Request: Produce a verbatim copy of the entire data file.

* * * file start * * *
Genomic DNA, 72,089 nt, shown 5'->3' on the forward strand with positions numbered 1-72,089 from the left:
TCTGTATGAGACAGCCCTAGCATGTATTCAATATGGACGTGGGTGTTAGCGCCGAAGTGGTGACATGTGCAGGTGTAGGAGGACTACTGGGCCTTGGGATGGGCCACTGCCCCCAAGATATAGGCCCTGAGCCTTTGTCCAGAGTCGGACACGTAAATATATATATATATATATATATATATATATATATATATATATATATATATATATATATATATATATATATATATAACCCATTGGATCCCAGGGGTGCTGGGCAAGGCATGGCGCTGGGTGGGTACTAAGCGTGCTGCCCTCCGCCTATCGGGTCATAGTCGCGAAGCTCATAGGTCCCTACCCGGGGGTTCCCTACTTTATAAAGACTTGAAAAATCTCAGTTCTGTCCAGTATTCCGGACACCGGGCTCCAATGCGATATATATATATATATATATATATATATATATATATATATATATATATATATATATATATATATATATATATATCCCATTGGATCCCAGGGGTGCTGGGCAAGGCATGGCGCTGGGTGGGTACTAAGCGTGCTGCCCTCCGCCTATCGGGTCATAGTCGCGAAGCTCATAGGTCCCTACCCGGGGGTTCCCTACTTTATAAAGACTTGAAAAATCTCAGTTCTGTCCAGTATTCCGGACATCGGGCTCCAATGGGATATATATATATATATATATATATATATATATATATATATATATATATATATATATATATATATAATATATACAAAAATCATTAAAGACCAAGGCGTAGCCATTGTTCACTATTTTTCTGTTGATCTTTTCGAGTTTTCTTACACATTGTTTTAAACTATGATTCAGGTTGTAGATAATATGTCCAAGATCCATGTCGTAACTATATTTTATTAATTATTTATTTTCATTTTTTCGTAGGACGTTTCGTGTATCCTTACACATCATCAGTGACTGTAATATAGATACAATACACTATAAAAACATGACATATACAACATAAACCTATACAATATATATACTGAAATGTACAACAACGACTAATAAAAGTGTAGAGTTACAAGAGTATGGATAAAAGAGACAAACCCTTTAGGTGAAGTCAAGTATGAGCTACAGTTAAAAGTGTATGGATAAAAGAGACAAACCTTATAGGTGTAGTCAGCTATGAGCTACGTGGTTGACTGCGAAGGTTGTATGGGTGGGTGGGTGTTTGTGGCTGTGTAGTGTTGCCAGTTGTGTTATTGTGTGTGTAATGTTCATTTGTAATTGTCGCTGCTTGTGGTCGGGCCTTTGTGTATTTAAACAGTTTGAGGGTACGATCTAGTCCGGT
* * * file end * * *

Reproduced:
Genomic DNA, 72,089 nt, shown 5'->3' on the forward strand with positions numbered 1-72,089 from the left:
TCTGTATGAGACAGCCCTAGCATGTATTCAATATGGACGTGGGTGTTAGCGCCGAAGTGGTGACATGTGCAGGTGTAGGAGGACTACTGGGCCTTGGGATGGGCCACTGCCCCCAAGATATAGGCCCTGAGCCTTTGTCCAGAGTCGGACACGTAAATATATATATATATATATATATATATATATATATATATATATATATATATATATATATATATATATATATATATAACCCATTGGATCCCAGGGGTGCTGGGCAAGGCATGGCGCTGGGTGGGTACTAAGCGTGCTGCCCTCCGCCTATCGGGTCATAGTCGCGAAGCTCATAGGTCCCTACCCGGGGGTTCCCTACTTTATAAAGACTTGAAAAATCTCAGTTCTGTCCAGTATTCCGGACACCGGGCTCCAATGCGATATATATATATATATATATATATATATATATATATATATATATATATATATATATATATATATATATATATATCCCATTGGATCCCAGGGGTGCTGGGCAAGGCATGGCGCTGGGTGGGTACTAAGCGTGCTGCCCTCCGCCTATCGGGTCATAGTCGCGAAGCTCATAGGTCCCTACCCGGGGGTTCCCTACTTTATAAAGACTTGAAAAATCTCAGTTCTGTCCAGTATTCCGGACATCGGGCTCCAATGGGATATATATATATATATATATATATATATATATATATATATATATATATATATATATATATATATAATATATACAAAAATCATTAAAGACCAAGGCGTAGCCATTGTTCACTATTTTTCTGTTGATCTTTTCGAGTTTTCTTACACATTGTTTTAAACTATGATTCAGGTTGTAGATAATATGTCCAAGATCCATGTCGTAACTATATTTTATTAATTATTTATTTTCATTTTTTCGTAGGACGTTTCGTGTATCCTTACACATCATCAGTGACTGTAATATAGATACAATACACTATAAAAACATGACATATACAACATAAACCTATACAATATATATACTGAAATGTACAACAACGACTAATAAAAGTGTAGAGTTACAAGAGTATGGATAAAAGAGACAAACCCTTTAGGTGAAGTCAAGTATGAGCTACAGTTAAAAGTGTATGGATAAAAGAGACAAACCTTATAGGTGTAGTCAGCTATGAGCTACGTGGTTGACTGCGAAGGTTGTATGGGTGGGTGGGTGTTTGTGGCTGTGTAGTGTTGCCAGTTGTGTTATTGTGTGTGTAATGTTCATTTGTAATTGTCGCTGCTTGTGGTCGGGCCTTTGTGTATTTAAACAGTTTGAGGGTACGATCTAGTCCGGT